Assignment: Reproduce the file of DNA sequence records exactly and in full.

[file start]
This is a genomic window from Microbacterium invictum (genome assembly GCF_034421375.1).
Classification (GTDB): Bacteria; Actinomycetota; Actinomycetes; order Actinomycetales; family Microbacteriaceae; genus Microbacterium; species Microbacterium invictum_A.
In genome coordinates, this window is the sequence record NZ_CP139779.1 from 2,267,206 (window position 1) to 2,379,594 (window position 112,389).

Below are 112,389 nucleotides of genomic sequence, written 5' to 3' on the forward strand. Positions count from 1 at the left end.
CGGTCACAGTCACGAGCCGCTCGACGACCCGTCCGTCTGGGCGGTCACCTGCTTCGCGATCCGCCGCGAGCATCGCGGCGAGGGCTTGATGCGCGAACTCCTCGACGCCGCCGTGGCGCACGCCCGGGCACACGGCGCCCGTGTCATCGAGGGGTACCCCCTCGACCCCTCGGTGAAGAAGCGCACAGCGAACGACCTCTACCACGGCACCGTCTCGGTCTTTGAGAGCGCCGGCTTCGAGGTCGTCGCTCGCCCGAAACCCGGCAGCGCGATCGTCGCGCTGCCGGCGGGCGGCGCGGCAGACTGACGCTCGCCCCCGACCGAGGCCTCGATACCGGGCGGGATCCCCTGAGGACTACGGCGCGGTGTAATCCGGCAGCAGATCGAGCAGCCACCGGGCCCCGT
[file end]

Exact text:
This is a genomic window from Microbacterium invictum (genome assembly GCF_034421375.1).
Classification (GTDB): Bacteria; Actinomycetota; Actinomycetes; order Actinomycetales; family Microbacteriaceae; genus Microbacterium; species Microbacterium invictum_A.
In genome coordinates, this window is the sequence record NZ_CP139779.1 from 2,267,206 (window position 1) to 2,379,594 (window position 112,389).

Below are 112,389 nucleotides of genomic sequence, written 5' to 3' on the forward strand. Positions count from 1 at the left end.
CGGTCACAGTCACGAGCCGCTCGACGACCCGTCCGTCTGGGCGGTCACCTGCTTCGCGATCCGCCGCGAGCATCGCGGCGAGGGCTTGATGCGCGAACTCCTCGACGCCGCCGTGGCGCACGCCCGGGCACACGGCGCCCGTGTCATCGAGGGGTACCCCCTCGACCCCTCGGTGAAGAAGCGCACAGCGAACGACCTCTACCACGGCACCGTCTCGGTCTTTGAGAGCGCCGGCTTCGAGGTCGTCGCTCGCCCGAAACCCGGCAGCGCGATCGTCGCGCTGCCGGCGGGCGGCGCGGCAGACTGACGCTCGCCCCCGACCGAGGCCTCGATACCGGGCGGGATCCCCTGAGGACTACGGCGCGGTGTAATCCGGCAGCAGATCGAGCAGCCACCGGGCCCCGT